She has more than 500 pairs in her wardrobe from YSL to Chanel. But all too often she finds that the shoes she spends so much money on don’t live up to their price tags. Soles wear out, heels get ground down to the “clacky” shoe nail or she’s forced to resole them — something she hates doing because it ruins their look.
“On occasions when I have bought classic designer shoes I do not think I have got enough wear out of them relative to the price,” she says. “One was of nude Manolo Blahnik heels, where the tip of the sole has worn down significantly.
“Then there’s the Chanel ballet flats. These ones I actually did get resoled about six months after buying them but in the end the super soft leather meant they were showing their wear regardless.
“I only wore these shoes a handful of times before the wear was evident. It almost coincided with the point they started to get comfortably worn in.”
It’s a lament echoed by women everywhere — few shoes, no matter how expensive, are made to be worn straight from the box without causing significant wear and tear.
It means that women are routinely forced to fork out anywhere between $20 to $50 on repairing or adding extras to shoes before they even get them near their feet.
“It’s like we’re not buying a complete product,” says IT professional Mia Binney from Coffs Harbour, another disgruntled customer.
“If you’re only planning to wear them from your limousine to the dinner table and back again it’d be fine, but of course that isn’t really how we live.”
Most expensive shoes have leather soles which look beautiful, but wear out much quicker than cheaper rubber or synthetic soles. This means that on top of spending $300 or $400 on a pair of pricey shoes, you have to get them resoled before or shortly after use.
“Expensive shoes are definitely the worst,” says Kylee Young, marketing manager at shoe repair chain Mister Minit. “A lot of expensive shoes have leather soles.”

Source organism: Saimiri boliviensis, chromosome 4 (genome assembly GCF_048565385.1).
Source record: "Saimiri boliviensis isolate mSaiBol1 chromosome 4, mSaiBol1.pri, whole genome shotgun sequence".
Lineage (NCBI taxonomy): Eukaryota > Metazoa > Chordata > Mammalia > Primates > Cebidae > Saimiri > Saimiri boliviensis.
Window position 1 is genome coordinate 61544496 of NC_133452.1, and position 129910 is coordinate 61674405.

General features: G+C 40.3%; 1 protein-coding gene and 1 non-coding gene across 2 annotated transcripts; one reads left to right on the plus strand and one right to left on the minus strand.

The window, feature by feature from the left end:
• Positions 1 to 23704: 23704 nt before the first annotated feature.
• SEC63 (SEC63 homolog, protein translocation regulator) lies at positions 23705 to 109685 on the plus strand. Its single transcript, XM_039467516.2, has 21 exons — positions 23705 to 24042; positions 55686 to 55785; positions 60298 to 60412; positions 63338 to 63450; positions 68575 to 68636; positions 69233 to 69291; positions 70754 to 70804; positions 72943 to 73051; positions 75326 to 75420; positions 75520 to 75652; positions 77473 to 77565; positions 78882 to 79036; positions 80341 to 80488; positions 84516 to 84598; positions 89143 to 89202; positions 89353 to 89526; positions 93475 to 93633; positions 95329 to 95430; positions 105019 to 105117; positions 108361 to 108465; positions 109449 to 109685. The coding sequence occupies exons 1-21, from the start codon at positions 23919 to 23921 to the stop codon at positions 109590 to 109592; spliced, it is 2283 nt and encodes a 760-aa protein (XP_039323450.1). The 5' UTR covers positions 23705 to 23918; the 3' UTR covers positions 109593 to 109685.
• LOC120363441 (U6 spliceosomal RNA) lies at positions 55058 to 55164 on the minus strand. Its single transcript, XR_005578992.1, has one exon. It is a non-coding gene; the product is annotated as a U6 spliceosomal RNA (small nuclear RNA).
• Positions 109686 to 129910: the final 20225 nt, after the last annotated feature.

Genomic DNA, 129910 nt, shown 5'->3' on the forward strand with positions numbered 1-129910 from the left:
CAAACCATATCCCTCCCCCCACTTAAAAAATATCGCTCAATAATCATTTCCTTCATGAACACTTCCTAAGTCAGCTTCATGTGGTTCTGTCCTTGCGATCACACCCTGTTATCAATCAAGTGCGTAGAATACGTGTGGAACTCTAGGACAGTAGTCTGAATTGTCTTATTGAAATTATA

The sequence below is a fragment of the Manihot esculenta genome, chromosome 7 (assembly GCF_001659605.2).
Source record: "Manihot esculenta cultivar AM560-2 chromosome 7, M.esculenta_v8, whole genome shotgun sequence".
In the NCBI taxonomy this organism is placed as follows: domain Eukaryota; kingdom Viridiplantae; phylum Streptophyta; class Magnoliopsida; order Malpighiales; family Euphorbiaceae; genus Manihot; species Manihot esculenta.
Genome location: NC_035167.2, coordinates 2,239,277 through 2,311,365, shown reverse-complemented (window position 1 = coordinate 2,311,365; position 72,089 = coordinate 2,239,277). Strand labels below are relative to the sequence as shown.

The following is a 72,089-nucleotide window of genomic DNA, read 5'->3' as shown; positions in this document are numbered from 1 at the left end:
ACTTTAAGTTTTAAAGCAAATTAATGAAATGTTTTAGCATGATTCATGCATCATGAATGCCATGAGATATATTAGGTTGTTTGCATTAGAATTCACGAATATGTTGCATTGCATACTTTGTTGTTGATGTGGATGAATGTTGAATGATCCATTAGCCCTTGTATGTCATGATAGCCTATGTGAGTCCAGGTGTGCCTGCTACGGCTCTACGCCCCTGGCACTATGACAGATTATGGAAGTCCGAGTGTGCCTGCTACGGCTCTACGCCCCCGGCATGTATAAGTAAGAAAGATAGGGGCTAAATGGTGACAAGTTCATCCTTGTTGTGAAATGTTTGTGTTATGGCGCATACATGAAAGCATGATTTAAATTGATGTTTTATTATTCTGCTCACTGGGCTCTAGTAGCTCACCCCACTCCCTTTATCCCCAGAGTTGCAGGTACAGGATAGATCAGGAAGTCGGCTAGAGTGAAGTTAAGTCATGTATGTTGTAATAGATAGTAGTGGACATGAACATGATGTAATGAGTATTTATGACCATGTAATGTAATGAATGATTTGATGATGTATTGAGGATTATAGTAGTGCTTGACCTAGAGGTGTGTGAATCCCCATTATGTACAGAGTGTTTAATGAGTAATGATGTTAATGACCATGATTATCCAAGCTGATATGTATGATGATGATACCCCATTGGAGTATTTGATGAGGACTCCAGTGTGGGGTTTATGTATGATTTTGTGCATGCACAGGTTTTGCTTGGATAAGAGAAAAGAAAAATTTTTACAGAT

She says that traditional leather soles and modern concrete footpaths simply weren’t designed to go together. As for wearing them in the rain? Forget about it. “If you mix wet weather with leather it wears them down quickly,” she says.
She says expensive shoemakers choose leather because it’s “traditional” and they look better, “until they wear and then they look terrible”.
But she adds that if you’re willing to spend the money on looking after them — regular resoling, feeding and cleaning the leather and keeping them away from water — an expensive pair of shoes should go the distance.
Government worker Emma Nicholson, from Sydney, is another shoe enthusiast who has largely given up on wearing expensive shoes because of the money and effort she has to spend to make them wearable.
“I went though a phase where I bought a lot of fabulous shoes,” she says, “But the first thing I’d do was put a new heel on them and rubber soles so I could wear them.”
The ‘extras’ would cost anywhere from $20 to $50 on top of the sale price.
On occasions when she hasn’t had time to give her shoes a trip to the shoe repairer before wear, she says her shoes start to look tatty right away.
“One pair of Italian shoes I bought from Myer started wearing through in about three weeks,” she says. “I only walked a few blocks in them.”
And it’s not just women’s shoes that suffer. A blog post from up-market mens’ shoe brand Aquila advises that men get a “topy toe” added to their shoes to protect the tips, as well as a half-sole to protect leather soles from water damage.
All at an additional cost.
Cheaper shoes have their own set of problems, particularly high heels. While the soles on less expensive shoes might be made of rubber or synthetics which wear much better than leather, they usually come fitted with cheaper, flimsier heel tips — often made from plastic — that wear down to that dreaded ‘clacky pin’, sometimes within days.
Accounts manager and mum-of-four Nichol de Saxe from Perth bought a pair of black, sparkly closed-toe shoes from ZU for $100. Within three months, the heel was worn down to the bare nail. She says she can’t understand why shoe manufacturers cut corners and upset their customers.
“If they can make [the upper part of] a quality shoe last why can’t they put a better quality sole and heel on them?” she says.
One woman thinks she has an answer — of sorts. Brisbane businesswoman Stacey Davis was fed up with wasting time taking her shoes to be repaired constantly so she took matters into her own hands. She started her own company, Stacey Rose, which sells at-home repair kits for heel tips. Kits come with 36 different heels plus all the tools you need to do it at home.
“You don’t need to be a handyman or have any fancy tools,” she says. “It just takes a bit of elbow grease and you can save hundreds of dollars and a lot of time.”
But the question remains why shoe manufacturers can’t commit to using products on their soles that last for a decent amount of time in the first place.
“We know the materials exist, it really shouldn’t be that hard,” Mia Binney says. “From a practicality point of view, a decent pair of shoes should be functional and look good.”